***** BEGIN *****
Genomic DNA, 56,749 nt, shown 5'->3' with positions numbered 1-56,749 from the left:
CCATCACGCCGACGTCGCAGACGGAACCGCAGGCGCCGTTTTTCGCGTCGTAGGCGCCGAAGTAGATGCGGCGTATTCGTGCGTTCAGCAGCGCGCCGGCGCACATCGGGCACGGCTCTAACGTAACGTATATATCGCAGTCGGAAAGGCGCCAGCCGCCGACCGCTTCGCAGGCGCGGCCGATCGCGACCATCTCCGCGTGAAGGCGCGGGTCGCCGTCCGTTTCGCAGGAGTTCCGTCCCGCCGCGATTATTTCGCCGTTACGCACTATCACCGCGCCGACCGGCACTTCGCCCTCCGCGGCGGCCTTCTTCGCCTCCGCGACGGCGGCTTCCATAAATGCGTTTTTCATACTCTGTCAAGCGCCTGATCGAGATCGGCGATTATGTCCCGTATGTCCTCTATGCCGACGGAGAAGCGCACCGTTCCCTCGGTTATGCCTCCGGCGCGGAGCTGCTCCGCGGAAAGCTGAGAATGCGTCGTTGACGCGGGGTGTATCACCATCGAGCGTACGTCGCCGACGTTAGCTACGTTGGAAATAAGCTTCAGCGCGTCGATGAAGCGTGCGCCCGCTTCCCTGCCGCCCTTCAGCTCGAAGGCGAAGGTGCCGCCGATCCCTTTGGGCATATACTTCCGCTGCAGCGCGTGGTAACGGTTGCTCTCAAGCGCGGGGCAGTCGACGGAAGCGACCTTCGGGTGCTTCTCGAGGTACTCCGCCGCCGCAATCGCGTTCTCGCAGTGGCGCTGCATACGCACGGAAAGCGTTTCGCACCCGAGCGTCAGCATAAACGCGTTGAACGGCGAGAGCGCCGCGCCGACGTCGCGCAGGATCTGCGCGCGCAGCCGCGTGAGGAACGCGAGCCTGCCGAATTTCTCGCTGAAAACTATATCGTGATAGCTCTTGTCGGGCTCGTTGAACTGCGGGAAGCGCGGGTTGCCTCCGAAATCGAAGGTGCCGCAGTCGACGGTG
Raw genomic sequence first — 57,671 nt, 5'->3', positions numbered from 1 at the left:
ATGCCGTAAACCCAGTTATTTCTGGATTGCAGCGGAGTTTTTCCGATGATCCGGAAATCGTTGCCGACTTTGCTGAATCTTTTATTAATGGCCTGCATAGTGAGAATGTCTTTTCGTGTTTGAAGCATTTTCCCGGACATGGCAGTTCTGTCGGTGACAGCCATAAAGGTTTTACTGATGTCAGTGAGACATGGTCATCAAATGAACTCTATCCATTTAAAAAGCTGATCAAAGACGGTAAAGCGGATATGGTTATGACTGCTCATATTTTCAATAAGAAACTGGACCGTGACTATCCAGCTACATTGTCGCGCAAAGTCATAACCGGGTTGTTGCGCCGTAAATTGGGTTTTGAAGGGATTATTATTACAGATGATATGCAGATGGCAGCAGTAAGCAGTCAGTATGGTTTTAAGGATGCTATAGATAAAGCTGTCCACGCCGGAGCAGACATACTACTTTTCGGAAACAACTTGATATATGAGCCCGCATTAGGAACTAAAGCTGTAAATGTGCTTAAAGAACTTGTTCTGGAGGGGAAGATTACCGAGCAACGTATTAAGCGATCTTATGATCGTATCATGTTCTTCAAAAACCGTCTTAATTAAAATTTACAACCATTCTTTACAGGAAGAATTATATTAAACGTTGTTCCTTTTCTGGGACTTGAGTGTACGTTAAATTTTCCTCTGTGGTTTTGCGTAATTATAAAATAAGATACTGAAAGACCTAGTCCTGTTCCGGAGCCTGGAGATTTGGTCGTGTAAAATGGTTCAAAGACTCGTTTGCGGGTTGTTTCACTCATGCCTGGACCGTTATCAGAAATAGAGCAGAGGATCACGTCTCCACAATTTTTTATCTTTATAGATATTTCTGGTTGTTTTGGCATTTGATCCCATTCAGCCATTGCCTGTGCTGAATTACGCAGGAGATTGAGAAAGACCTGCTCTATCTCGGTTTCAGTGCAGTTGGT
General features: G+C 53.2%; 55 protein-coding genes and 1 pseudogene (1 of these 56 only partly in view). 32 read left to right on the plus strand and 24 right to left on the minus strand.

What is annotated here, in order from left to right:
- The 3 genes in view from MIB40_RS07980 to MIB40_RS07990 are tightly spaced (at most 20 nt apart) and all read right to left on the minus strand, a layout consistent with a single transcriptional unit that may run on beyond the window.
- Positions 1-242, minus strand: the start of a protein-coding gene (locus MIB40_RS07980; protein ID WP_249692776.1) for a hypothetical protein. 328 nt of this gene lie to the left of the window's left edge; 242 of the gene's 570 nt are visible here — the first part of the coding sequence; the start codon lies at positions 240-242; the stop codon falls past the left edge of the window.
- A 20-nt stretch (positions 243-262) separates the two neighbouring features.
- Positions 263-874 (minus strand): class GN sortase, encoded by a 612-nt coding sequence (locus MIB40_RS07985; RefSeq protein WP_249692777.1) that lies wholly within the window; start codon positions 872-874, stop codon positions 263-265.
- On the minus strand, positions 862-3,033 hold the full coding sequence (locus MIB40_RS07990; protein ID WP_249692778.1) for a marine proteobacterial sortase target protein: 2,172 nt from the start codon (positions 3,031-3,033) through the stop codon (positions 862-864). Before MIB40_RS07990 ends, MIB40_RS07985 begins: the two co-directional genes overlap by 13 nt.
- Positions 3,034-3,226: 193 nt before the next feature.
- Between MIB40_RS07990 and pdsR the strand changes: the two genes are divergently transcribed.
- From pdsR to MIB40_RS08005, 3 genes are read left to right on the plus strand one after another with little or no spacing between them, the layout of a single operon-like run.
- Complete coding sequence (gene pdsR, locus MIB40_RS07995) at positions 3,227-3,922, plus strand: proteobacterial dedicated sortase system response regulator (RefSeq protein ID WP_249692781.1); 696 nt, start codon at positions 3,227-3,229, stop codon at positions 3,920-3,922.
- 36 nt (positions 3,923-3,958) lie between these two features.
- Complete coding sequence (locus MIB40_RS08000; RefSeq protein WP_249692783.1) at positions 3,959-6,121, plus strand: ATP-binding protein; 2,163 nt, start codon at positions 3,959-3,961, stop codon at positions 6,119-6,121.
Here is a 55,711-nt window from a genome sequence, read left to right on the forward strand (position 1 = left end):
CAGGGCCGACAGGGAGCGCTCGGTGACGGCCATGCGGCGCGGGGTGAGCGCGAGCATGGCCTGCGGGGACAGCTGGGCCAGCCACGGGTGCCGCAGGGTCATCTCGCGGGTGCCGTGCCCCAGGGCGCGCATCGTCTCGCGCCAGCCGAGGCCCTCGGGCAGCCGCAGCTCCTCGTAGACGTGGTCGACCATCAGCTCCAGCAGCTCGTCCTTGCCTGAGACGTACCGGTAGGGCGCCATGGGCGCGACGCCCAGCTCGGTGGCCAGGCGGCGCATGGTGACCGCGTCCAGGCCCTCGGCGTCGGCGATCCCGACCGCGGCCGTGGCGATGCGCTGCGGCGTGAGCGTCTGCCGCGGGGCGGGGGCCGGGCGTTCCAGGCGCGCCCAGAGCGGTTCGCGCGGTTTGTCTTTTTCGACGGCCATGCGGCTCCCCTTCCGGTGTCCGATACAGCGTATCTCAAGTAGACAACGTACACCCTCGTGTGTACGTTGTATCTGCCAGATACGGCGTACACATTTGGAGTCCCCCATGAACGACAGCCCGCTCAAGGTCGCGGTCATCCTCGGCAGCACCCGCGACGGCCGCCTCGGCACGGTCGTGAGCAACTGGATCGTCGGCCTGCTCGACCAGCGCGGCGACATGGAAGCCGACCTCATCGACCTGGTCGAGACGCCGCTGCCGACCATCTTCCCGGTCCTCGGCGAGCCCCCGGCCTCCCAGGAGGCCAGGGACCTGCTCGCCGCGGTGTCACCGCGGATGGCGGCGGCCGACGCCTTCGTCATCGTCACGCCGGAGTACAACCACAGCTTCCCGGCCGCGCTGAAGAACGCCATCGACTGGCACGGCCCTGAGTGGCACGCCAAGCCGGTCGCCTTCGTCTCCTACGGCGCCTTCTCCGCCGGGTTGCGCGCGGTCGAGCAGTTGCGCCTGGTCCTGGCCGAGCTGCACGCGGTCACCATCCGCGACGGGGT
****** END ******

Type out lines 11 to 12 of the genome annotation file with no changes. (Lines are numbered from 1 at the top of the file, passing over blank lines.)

- On the minus strand, positions 862-3,033 hold the full coding sequence (locus MIB40_RS07990; protein ID WP_249692778.1) for a marine proteobacterial sortase target protein: 2,172 nt from the start codon (positions 3,031-3,033) through the stop codon (positions 862-864). Before MIB40_RS07990 ends, MIB40_RS07985 begins: the two co-directional genes overlap by 13 nt.
- Positions 3,034-3,226: 193 nt before the next feature.